Y9 Battlefields Trip
Students from Y9 are currently in Belgium for the History and English Great War Battlefields trip. After departing early on Sunday 15th October we are expecting them to return late Wednesday 18th October.
We would like to keep you posted about the trip with updates from the students.
Today we went to lots of different memorials remembering the tragedy of the Somme. This included: the Newfoundlanders’ memorial at Beaumont-Hamel, the Lochnager Crater, the Ulster Memorial and the Thiepval Memorial. All of these were very interesting and we learnt a lot from these excellent experiences. The crater was very impressive as it was so deep and wide; it was hard to believe that a mine could make that large hole. It was interesting to look at all the different names on the Thiepval Memorial and it showed us the true number of how many people died whose bodies were never found. The Newfoundlanders’ Memorial was very impressive with the all the trenches and the “Danger Tree” in No Man’s land; this was the furthest point that the Newfoundlanders reached on their attack. Today we also went to the Somme Museum in Albert. This was very educational and it was fun to look at the artefacts that were used in The First World War and the Somme. We also met some people from Albert Twinning Committee. This was good because it showed us the point of having a twin town (Ulverston being twinned with Albert). I think today has been the best day in the trip so far.
Today was filled with a set of emotions: joy, happiness and most of all pride…
Seeing my Great, Great Uncle Gilbert Kent was astonishing; it was like I could feel his presence and it very nearly made me cry. But then I thought, what a brave person he was, fighting for his country. I felt everything for him, for his family, well for my family.
Seeing everyone around me, well at first it made me feel awkward but then I felt privileged. I will always remember Gilbert Kent as a hero, a warrior and most of all my family.
Today at Thiepval was overwhelming, especially seeing the number of missing bodies. I felt particularly emotional when I found a space in the wall where a body had been found, identified and the name had then been removed from the memorial to the missing. It was by far the most moving place on the trip so far. I was so honoured to lay a cross on behalf of school for one of our old students who died in the First World War, Alfred King.
Zoe and I were lucky enough to represent school by placing a wreath at the Menin Gate. The sheer number of names on the memorial is astounding and thinking that some of them wouldn’t have been that old and their life is over at that young an age makes me appreciate my life more. It was very emotional and it did make me feel appreciative and saddened. I am very grateful for their sacrifice but every one of them had their own loved ones that never got to see them again. I felt so honoured to place that wreath and feel like I have said thank you; but I do know one “thank you” will never be enough.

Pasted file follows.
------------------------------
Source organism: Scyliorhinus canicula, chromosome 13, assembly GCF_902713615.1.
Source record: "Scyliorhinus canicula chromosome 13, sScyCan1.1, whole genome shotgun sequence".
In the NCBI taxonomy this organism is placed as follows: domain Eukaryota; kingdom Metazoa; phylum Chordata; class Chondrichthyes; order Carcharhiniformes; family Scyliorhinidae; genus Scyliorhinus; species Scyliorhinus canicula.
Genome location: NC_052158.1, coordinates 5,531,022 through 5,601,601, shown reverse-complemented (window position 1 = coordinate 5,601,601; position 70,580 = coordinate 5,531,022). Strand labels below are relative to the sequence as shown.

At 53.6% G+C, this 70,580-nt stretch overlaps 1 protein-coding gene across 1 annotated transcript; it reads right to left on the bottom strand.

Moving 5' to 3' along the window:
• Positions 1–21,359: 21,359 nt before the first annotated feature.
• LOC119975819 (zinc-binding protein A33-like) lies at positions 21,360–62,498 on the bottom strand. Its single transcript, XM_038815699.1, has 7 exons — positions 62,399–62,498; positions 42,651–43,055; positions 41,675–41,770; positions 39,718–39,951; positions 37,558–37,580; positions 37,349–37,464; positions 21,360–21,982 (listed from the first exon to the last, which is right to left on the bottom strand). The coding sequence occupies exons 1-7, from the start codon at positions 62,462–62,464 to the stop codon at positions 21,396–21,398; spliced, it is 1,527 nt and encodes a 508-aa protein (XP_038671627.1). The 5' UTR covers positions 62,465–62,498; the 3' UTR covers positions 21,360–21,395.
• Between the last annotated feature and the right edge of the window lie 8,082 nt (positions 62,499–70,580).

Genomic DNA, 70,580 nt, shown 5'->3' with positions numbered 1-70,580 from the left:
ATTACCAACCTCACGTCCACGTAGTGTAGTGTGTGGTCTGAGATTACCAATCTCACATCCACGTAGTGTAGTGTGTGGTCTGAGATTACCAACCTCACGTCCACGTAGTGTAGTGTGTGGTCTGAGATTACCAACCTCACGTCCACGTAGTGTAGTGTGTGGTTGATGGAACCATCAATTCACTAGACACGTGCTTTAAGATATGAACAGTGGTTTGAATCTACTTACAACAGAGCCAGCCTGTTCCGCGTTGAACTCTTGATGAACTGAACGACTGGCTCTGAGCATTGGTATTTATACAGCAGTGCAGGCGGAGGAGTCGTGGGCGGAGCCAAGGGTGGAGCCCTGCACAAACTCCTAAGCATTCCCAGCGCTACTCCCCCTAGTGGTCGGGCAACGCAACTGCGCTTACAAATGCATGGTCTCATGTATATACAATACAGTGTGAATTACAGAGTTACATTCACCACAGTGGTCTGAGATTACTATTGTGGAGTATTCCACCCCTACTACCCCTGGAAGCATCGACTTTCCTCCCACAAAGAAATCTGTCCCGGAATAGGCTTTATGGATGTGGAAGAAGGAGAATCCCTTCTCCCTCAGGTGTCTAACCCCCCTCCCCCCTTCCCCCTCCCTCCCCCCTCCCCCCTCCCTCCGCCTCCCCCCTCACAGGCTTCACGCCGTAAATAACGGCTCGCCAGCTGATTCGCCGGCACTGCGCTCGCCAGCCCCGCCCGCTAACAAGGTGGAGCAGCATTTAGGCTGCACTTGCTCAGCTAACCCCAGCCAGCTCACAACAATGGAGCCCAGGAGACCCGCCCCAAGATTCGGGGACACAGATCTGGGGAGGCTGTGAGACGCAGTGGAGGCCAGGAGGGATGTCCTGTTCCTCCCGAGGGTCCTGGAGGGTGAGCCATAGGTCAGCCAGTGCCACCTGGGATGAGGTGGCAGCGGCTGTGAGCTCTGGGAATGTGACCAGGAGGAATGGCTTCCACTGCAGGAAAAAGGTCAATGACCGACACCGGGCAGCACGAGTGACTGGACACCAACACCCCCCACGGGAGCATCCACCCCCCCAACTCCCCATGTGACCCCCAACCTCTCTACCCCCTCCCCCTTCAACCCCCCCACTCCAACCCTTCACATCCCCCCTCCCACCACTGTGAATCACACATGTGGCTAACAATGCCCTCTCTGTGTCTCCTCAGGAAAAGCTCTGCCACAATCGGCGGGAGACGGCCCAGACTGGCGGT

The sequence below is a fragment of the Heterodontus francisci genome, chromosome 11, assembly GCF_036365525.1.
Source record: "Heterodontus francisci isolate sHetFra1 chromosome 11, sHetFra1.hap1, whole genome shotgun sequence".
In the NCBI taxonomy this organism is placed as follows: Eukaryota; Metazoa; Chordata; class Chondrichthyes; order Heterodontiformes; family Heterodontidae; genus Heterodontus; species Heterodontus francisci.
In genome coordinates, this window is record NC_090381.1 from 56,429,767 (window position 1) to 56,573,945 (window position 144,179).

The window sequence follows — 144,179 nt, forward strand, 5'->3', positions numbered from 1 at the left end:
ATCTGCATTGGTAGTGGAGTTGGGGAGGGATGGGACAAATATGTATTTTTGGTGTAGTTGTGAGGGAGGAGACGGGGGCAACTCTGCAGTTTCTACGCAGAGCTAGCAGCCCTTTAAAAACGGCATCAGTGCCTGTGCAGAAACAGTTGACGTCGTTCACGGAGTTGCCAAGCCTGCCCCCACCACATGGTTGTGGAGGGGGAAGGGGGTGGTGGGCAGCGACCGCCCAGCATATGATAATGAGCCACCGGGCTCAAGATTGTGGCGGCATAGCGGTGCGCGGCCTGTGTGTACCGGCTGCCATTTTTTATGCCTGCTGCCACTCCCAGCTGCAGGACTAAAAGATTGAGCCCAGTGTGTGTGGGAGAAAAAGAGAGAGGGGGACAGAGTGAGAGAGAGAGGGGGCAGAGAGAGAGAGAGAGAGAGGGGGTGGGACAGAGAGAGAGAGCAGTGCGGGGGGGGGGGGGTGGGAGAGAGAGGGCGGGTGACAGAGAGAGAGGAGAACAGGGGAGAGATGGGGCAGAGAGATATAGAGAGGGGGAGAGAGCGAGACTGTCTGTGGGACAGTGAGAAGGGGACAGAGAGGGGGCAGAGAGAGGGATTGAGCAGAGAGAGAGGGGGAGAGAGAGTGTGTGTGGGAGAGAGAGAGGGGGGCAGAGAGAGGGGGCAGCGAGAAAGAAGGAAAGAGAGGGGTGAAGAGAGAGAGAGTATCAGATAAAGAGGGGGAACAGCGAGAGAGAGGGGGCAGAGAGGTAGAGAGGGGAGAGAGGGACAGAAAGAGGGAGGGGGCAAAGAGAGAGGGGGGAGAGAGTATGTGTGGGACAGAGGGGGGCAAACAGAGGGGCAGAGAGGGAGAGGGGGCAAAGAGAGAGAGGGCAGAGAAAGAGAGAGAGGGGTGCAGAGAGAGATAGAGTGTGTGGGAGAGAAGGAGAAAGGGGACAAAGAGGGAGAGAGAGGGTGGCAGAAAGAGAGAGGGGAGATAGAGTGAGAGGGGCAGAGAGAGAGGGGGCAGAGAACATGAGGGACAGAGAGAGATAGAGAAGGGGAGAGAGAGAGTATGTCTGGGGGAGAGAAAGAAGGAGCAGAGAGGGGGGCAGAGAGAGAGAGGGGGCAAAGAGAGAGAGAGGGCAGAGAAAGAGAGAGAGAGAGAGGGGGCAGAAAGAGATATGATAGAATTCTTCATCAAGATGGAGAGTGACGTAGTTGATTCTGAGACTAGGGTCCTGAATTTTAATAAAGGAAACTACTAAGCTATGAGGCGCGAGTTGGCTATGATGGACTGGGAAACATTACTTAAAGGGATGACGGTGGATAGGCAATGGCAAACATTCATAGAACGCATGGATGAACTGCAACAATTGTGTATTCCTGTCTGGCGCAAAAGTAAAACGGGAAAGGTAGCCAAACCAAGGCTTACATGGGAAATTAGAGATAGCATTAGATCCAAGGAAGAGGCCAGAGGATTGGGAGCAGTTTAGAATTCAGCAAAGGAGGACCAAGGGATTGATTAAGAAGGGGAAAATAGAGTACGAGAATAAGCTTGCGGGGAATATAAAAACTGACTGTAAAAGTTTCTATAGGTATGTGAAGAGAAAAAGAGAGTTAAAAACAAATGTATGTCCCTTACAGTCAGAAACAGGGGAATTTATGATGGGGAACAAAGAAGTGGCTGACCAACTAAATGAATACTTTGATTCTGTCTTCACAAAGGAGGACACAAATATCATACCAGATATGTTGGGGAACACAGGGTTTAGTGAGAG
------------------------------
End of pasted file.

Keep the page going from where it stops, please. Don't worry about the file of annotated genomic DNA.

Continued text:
Today I was fortunate enough to be able visit a family grave. My great, great grandad was a soldier in the Great War and unfortunately died serving in the army. He is buried in La Clytte Cemetery and we managed to find his grave. It was very sobering to see not just my relative’s grave but all of the other soldiers who laid down their lives to protect us .It makes me realise that people weren’t just fighting for their country but for friends and family they would never see again but died to protect. I am very grateful not just for seeing it myself but for my grandad who has never been able to come himself who can now find peace in knowing his grandad hasn’t been forgotten or abandoned. I will always remember this experience.
Today I got to meet a distant relative who was my great, great grandma’s cousin, Robert McAllister. At his grave I paid my respects by placing a remembrance cross and taking a photograph to share with my family. It was great to know that my family fought in the war and helped Britain to victory. Sadly he lost his life, but the role he played was a dangerous one as the average man in that position lived on for 6 weeks once they got to the front line.
Today I visited the grave of my Great Great Uncle Joseph Henry Winder. It is amazing to think that my relative, who had died one hundred years earlier, lay under where I was standing. I got to place a poppy on his grave and I will be able to tell my Great Grandma, his niece, that I visited her uncle’s grave and paid my respects. This will please her, as he is one of the 5 relatives she lost to both World Wars.
After a long journey, today we went to Ljissenthoek Cemetery and a wave of sadness came over me. I didn’t really expect to be as sad as I was. I have seen pictures of the memorials and I always knew it was a sad thing to see but being there and seeing pictures are two completely different things.
I got the chance to lay down the first remembrance cross on at the grave of William Gibson who attended Ulverston Grammar School and died on 27 June 1916 aged 18. I felt honoured to put down the cross because he was a member of our school and was so young. I found it very moving when I saw how many graves there were. I did feel proud because the more I thought about it, the more I realised what they did for their countries.